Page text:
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Camaraderie counts just as much as trophies to trapshooter Scott Abo

Additional photo showing a detailed view of the maker's mark, K-80 Krieghoff, Germany

Story and photos by Dianna Troyer

A nationally ranked trapshooter, Scott Abo, 64, admits he lost count long ago of how many trophies he has won.

“Who knows—the count is at least 200,” says the Heyburn farmer who started shooting in 2007 as a hobby. “I’m running out of room for them. They’re in about every room in the house.” Winning motivates him at Amateur Trapshooting Association tournaments. While he appreciates the accolades and trophies, Scott says the camaraderie on the shooting circuit is just as important.

“I’ve met great people from all over the world,” he says. “As you move up the ranks, you become part of a tight-knit community.” He competes in about 20 tournaments throughout the West every season, approaching each contest with an easygoing attitude.

“I just go out and shoot and see what happens,” he says. “If I make the All-American team, that’s great. If not, I always have a good time anyway.”

His point of view has proven successful. Based on points he earned from wins on the trapshooting circuit, he was among 5 shooters named to the ATA’s All-American Team for Idaho last summer.

Since his 2023 season started September 1, Scott has accumulated even more trophies. At the recent Nevada State Shoot, he won the Doubles Class Championship Sub-Veteran, Non-Resident High All Around Sub-Veteran and High Over All Class AA Non-Resident.

If a trophy isn’t engraved, Scott donates it to the ATA’s youth program.

During the winter, he stays at the Tucson Trap and Skeet Club, where he competes in events at the club’s extensive shooting center. Scott also travels throughout the West to other competitions that last several days to a week.

How does he mentally prepare himself before shooting each target?

Among the trophies above are the 2021 Grand American Hodgdon Powder Singles Class AA Champion, the 2023 Nevada State Shoot Doubles Class Championship Sub-Veteran and numerous Idaho State Shoot trophies.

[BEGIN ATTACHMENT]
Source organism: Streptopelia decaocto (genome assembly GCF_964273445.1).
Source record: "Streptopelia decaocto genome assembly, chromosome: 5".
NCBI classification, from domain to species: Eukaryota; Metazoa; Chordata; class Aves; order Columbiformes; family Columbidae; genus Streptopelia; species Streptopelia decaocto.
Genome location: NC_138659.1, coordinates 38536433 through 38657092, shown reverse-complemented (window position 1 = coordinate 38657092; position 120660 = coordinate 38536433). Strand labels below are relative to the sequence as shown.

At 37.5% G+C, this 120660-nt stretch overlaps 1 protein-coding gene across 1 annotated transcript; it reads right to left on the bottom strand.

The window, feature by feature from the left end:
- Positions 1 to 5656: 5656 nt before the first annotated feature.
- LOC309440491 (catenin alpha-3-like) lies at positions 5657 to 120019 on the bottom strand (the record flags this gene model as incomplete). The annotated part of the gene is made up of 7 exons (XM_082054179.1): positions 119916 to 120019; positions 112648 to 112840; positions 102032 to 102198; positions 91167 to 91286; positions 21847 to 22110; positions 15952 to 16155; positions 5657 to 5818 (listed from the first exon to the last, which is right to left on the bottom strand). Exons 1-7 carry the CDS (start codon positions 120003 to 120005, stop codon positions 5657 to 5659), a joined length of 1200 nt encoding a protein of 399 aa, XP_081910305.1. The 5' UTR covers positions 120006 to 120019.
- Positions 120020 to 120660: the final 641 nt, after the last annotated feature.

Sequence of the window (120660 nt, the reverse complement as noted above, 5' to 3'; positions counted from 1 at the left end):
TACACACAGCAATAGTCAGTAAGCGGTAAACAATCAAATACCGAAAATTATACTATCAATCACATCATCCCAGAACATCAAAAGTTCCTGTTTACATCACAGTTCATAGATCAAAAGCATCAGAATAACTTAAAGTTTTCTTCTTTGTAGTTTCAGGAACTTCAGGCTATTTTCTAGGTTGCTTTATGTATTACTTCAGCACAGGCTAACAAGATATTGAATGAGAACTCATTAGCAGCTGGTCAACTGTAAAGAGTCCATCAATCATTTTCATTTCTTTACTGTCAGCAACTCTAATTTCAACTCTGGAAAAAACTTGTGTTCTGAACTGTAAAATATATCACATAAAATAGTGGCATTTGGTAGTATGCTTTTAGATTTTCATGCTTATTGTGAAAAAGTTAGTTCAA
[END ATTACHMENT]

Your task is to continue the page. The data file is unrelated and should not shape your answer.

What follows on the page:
After settling into his shooting stance, he takes a deep breath and exhales slowly.

“You can’t think about anything except seeing and hitting the target,” he says. “You can’t let yourself get distracted or let your mind wander and wonder about things like, ‘Did I turn off the coffee pot at home?’ My motto is ‘Don’t miss—hit the target.’”

He attributes his success to “watching top shooters and taking their advice.”

Applying their tips, he set a personal record of hitting 347 consecutive targets.

“It’s fairly common for some shooters to hit 200 straight,” he says.

Scott was introduced to shooting sports in 2007 when a friend invited him to compete in Balls and Bullets, a competition at a local golf course and shooting range. Friends gave him a few tips about shooting sporting clays and trap.

In sporting clays, round clay targets called pigeons or birds are launched from various points with diverse trajectories to mimic birds in flight. Trapshooters aim at targets launched from a “house” in front of them.

“In sporting clays, I reached the highest level of master class and kind of lost interest,” he says. “I don’t really know why I’ve stayed with trapshooting. It’s just fun.”

As Scott met more trapshooters on the circuit, he realized he was unconventional.

“Most shooters have been competing since they were teenagers, but I didn’t start until I was 49,” he says. “I don’t really practice much either—maybe once a week shooting about 25 targets but I’m shooting about 15,000 registered targets a year, so that’s practice in itself.”

Scott competes in 15 to 20 tournaments annually, shooting about 1,200 targets at each.

Scott estimates he has won more than 200 trophies since he started shooting in 2007. His trophies come in all shapes and sizes.

“That’s a lot of shells,” he says.

He chose a German gun capable of handling high use and designed specifically for trapshooting.

“It’s an amazing gun,” he says of his Krieghoff K-80. “It’s not only durable but artistic, too.”

On the metal action, it has exquisite engraving in a Bavaria Suhl Mystic pattern with motifs of chimera and a mythical wind god. The stock of Turkish walnut is customized to fit Scott.

“It’s really enjoyable to shoot,” he says. “Whatever happens this winter, it will be great.

“I’ll keep my motto in mind for many years. For me, shooting is a great lifetime sport.”